| Apr 26, 2007

norman-vi-martinNorm and Vi Martin live in Fernleigh, and have since they were married on May 12th in 1949. However, their story, and that of the Fernleigh General Store started long before that.

Norman Martin was born a twin of the late Norval on February 16th, 1928, in his grandparents Jim and Maggie Derue’s house, where he lives today. Jim and Maggie built the house in 1897/8; they had previously lived in an adjacent log cabin. Six feet from the front door ran the old road to Ardoch and Fernleigh - through what has now reverted back to forest and field. This was long before the 506 highway, when the road was merely a dirt track.

At the age of two, Norm, Norval, their older brother Jim and their parents Tina and Bob moved to the old church beside the Fernleigh schoolhouse. They later moved down the road to the house on the other side of the store (currently the Ripley residence). "It was close to the store and too close to the school!" remembers Norm.


Norm went to school at the Fernleigh schoolhouse from the beginning of his education until Grade 10.  He wrote his Grade 9 entrance exams at the Plevna schoolhouse - all the local school children wrote their entrance exams there and then returned to their local schoolhouse to resume their studies. No school in the area went past the 10th grade - if you wanted to continue you had to go away to boarding school, something that was not a financial option for most of the local people.

Vi Martin was born to Hugh and Irene Mills of Harlowe on April 21st, 1929.  Vi finished Grade 8 in Harlowe and then went to work. She met Norm at a dance in Harlowe and they went together for six years before they were married. They settled in Fernleigh and Vi worked at the Fernleigh Lodge for Mr. John Ahr from 1952 to 1965, during the tourist season.  "I liked it very much; you had to like it, there was nothing else to do and you needed money to survive," Vi recalls.

Norm guided from 1952 to 1959 and worked in the bush. He then went to Toronto for 24 years and worked at the CCM bicycle plant. "I would come home Friday night and leave again Monday mornings," he said. "Later, I worked at the park [Bon Echo] for 8 years. Then I was the fire chief from 1988 until 1994, when I retired."  Vi was a member of the Fire Ladies Auxiliary during that time, a group that raised money for the volunteer fire department.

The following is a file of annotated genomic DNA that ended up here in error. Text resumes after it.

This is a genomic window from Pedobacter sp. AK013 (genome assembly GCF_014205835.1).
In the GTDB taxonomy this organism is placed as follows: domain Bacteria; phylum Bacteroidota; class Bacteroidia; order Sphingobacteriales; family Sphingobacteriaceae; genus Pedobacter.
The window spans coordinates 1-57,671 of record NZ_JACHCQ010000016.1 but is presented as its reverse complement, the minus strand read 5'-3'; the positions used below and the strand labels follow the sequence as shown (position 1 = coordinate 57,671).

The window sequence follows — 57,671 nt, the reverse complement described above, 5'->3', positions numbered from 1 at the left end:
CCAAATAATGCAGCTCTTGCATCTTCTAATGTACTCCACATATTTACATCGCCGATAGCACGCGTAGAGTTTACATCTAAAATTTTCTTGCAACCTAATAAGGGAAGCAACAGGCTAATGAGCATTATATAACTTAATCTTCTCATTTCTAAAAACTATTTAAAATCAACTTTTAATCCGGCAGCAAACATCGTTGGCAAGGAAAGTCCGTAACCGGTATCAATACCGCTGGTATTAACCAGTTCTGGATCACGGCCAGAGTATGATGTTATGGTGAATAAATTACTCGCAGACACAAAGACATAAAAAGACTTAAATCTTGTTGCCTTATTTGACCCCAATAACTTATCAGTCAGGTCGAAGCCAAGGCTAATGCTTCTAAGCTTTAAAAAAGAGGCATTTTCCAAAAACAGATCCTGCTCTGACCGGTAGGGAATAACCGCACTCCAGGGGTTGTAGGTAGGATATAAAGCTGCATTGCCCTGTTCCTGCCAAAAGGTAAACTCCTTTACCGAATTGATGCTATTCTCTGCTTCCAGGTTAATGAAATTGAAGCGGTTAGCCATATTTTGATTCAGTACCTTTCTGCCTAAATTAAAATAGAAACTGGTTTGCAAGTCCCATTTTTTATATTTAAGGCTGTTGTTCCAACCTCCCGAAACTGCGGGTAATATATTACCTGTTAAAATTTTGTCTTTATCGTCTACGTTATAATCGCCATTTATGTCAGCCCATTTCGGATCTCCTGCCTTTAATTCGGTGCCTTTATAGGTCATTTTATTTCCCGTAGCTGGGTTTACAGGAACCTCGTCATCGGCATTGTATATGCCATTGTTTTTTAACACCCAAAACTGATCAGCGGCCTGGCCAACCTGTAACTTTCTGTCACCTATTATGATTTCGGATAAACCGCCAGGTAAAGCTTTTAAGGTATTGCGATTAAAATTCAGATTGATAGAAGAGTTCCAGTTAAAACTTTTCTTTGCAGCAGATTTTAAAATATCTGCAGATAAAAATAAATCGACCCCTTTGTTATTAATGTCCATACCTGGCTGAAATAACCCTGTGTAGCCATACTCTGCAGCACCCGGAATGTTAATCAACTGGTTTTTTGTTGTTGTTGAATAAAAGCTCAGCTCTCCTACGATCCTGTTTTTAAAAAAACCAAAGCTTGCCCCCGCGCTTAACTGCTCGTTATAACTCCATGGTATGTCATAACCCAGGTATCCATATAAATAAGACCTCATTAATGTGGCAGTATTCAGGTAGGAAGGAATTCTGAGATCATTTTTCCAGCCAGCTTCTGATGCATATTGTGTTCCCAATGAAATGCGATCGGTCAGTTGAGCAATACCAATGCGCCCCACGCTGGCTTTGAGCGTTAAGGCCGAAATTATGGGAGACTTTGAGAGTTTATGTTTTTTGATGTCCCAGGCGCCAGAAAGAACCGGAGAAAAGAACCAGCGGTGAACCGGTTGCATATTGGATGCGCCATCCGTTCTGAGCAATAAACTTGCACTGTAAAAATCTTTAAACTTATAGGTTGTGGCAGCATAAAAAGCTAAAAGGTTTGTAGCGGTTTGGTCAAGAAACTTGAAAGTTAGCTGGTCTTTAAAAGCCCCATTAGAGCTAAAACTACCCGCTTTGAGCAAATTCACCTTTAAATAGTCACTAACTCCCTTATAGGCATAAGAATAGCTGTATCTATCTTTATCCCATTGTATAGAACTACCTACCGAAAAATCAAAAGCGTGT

The original owner of the Fernleigh General Store was Manson Davy - Norm is unsure when the store was first opened. Davy's daughter Eva married Ervin Martin, and they took over the store around 1913.  Ervin was Norm’s grandfather and Norm still has the old store ledger detailing local accounts.  "One hundred pounds of flour is listed as costing $3.00, a very expensive price in those days," he reflects. "Tobacco cost 10 cents a plug, and we carried Big Ben and Club brands."  Norm gets a kick out of some of the entries: $1.00 for a pig, 2 pounds of yarn was 90 cents, $1.65 for a pair of boots, 10 cents for soap. "Shorts" was a term for pig feed and a "water glass" was a unit of measure for preservatives for eggs.  Lead was sold to make rifle shells, as were building supplies - it was one stop shopping. "Mostly the accounts were done by barter - and trust. Very little money ever exchanged hands." he notes. He also remembers pumping gas by hand for 20 cents a gallon from the old glass-top ten-gallon tanks. "Every time you wanted to go and do something, someone needed gas!"

Another gem in his collection is the "Rules and Regulations for Telephone Lines -ARDOCH and Connections" ledger, which lists all calls that went through the Fernleigh Exchange between 1916 and 1930 - who called whom on which date and from where. An account was kept at the edge of the ledger and John B. Myers collected the bill every month. "Your phone number was listed as rings," notes Norm, "three long, one short, or some combination. That is how you knew you had a call."

Between the store and the school was a big shed with open doors to stable the horses on mail delivery nights. Folks would stable their horses and go into the store to sit and visit.  "There were benches around the entire store, spittoons in the corners (that the men could hit from across the room) and a woodstove in the centre. Three nights a week, the townsfolk would come and wait for the mail to be delivered and get the local news. It was the local entertainment. You don't see that sort of thing anymore, not even a chair in a store these days."  The store was sold to Keith Lyons by Norm's parents; it was later sold to Arnold Millar and then to Mr. Thompson before it closed in the 1970's.

As the age of the general store fades away in favour of newer chain stores, it is important to reflect on what keeps a small community together - its people and where they convene.
Now retired, Norm and Vi enjoy the outdoors, and watching deer and wild turkeys that come to their side yard.  Every time the turkeys come, one hen attacks her reflection in the chrome of their truck bumper. It is quite a show.

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